The FY 2017 budget proposes $1.2 billion for BLM operations, which is $2.1 million above the FY 2016 enacted level. They raised the grazing fees from $1.69 to $2.11 per animal unit per month (AUM). This is around a 25 percent increase. I’m ok with the raise in grazing fees just as long as they followed the formula that was adopted years back. It was based on the price of cattle and sheep and the price of doing business – our expenses. Public lands ranchers worked hard to get it adopted, and we need to stick with that formula. Our President has recommended that BLM tax one dollar per AUM to the grazing fee, but so far it has been stopped. Most Americans don’t realize how much more expensive it is to run on federal lands than private lands.

The budget also gives $44 million for land acquisitions. One wonders where those acres are to be located. $44 million equates to a lot of acres. Remember, years back when the government identified lands along Wyoming’s Green River to acquire, nothing came out of it but scaring the heck out of a lot of ranchers.

One budget item we are glad got raised was Wild Horse and Burro Program funding. The BLM request would support new, innovative efforts to secure safe and cost effective placements for unadopted animals. BLM mismanages over 100,000 feral horses and burros, around half of which are in holding pens. They claim each horse or burro placed into private care can save the BLM almost $50,000 per animal. If that is the case, I’d take some wild horses if they would give me $48,000 to $49,000 per animal. Wouldn’t you? That would be a fair government deal.

What we really need are more range improvement funds. Let the range cons and ranchers, along with some other multi-users, decide where the dollars are to be spent.

A while back, we all read or heard about phase one of the Veterinary Feed Directive (VFD) that will take place this coming year. With all the talk about livestock and antibiotics, it was going to happen, but it could be worse. We all know there has been a lot of talk in the past years about antibiotics being used excessively in livestock and then, so some said, creating bacteria that were resistant to antibiotics.

I don’t know for sure, but I would guess that cattle and sheep raised in the open country or pastures are not the reason for this directive. The dairy, pork, chicken and turkey producers – those animals raised in confinement – are the ones who are really being targeted, but we all have to live with it. The American consumer is scared of antibiotics, but they also wants a prescription every time their child has a runny nose.

This whole directive is meant to just appease the consumer, I think. No meat or poultry products should ever have antibiotics is their system or get into the food chain because the withdrawal periods in place prevent it. Those who don’t think meat should be on our plates and think we should just get our protein from vegetables have convinced the average consumer of this garbage. So now, we have to do all of this to keep consumer confidence in our meat products based on misinformation that they were fed and then believed. As livestock producers, we have let ourselves down by not combating this issue sooner. It is another reason we need a strong checkoff for our meat products.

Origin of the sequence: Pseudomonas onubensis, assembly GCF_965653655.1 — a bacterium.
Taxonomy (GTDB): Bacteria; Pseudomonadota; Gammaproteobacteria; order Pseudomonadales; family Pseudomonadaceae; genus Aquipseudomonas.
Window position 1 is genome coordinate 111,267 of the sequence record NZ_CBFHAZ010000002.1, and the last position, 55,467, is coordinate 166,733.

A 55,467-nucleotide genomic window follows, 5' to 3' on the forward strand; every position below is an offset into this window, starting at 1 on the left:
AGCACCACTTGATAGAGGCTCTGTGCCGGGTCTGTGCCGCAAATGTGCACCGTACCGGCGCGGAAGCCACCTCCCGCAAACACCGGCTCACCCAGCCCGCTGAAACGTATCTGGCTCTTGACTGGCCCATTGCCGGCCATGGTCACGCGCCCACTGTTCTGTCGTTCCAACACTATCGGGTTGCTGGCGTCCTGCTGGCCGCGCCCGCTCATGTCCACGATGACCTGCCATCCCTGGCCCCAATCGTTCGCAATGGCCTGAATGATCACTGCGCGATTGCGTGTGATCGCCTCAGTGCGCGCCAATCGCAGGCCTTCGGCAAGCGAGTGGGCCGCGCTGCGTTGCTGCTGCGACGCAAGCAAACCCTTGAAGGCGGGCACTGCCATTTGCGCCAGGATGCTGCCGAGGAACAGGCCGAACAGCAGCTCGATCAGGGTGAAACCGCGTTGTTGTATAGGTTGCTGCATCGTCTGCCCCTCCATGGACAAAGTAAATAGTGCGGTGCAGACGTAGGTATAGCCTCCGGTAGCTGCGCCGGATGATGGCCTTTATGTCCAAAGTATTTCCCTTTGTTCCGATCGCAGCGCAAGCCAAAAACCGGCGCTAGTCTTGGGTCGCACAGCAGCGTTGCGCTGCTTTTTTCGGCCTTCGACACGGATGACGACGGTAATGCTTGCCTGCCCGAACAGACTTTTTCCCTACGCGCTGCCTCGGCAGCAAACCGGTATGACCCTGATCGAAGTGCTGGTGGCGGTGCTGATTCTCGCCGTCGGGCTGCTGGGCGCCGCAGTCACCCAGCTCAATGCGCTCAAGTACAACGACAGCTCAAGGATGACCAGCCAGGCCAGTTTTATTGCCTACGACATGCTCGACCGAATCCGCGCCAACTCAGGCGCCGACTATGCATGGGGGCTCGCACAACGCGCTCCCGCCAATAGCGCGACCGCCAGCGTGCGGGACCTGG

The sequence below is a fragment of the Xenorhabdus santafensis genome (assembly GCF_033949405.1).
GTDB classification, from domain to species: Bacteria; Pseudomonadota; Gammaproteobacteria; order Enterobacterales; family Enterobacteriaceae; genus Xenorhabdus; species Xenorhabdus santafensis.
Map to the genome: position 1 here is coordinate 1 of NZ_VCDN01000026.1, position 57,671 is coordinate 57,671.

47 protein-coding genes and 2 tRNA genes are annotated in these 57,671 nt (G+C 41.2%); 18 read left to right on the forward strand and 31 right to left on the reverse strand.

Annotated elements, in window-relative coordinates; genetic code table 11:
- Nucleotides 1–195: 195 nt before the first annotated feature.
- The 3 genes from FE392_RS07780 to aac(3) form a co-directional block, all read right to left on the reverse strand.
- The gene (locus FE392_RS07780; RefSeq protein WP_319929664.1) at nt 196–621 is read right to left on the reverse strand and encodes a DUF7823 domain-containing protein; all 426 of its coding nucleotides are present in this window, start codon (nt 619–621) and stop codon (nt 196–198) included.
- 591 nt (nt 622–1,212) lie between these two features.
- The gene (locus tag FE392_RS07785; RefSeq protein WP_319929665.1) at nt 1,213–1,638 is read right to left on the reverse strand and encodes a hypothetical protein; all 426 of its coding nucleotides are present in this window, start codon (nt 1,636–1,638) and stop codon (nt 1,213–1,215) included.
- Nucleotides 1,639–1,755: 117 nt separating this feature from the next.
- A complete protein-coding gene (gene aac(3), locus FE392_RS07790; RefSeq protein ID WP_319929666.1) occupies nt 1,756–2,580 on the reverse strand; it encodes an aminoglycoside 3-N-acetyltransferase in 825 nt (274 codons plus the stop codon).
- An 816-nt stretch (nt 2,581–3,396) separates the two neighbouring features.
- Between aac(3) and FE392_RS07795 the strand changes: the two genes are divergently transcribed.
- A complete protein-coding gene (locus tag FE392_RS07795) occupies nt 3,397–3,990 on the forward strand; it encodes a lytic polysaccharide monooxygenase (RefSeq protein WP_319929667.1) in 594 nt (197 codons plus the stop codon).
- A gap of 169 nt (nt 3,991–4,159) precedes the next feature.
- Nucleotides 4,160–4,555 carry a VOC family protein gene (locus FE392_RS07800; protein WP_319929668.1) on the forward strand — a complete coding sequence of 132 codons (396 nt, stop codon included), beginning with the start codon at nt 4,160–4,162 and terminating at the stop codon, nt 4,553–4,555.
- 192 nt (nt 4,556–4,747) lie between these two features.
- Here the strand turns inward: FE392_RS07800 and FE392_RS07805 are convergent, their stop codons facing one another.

The Centers for Disease Control claims that every year in the United States at least 2 million people are infected by bacteria resistant to antibiotic treatment, and more than 20,000 people will die from those infections. Maybe it’s from all the antibiotics that humans are taking.

The VFD was written and passed into law to try and curb these resistant infections.

By December 2016, livestock producers will no longer be able to legally use medically important antibiotics for growth promotion or feed efficiency under a new law enforced by the Food and Drug Administration (FDA). However, livestock producers will be able to use medically important antibiotics for treating sick animals or controlling a potential outbreak of a disease. To use those antibiotics, you will have to go through a vet and work through the paperwork of the records following the medicine. Some of the regulated antibiotics are penicillin, sulfas and tetracycline. Ionophores such as Rumensin and Bovatec are not included in the VDF, but they will be impacted if they are fed in combination with antibiotics. They say that last minute requests for feed grade antibiotics will be a thing of the past.

Visit with your vet or vet products supplier to see what you need to do. I’m sure there will be some misinformation out there to confuse everyone. Stay positive on the issue. We have to have the trust of America’s consumers in our meat products.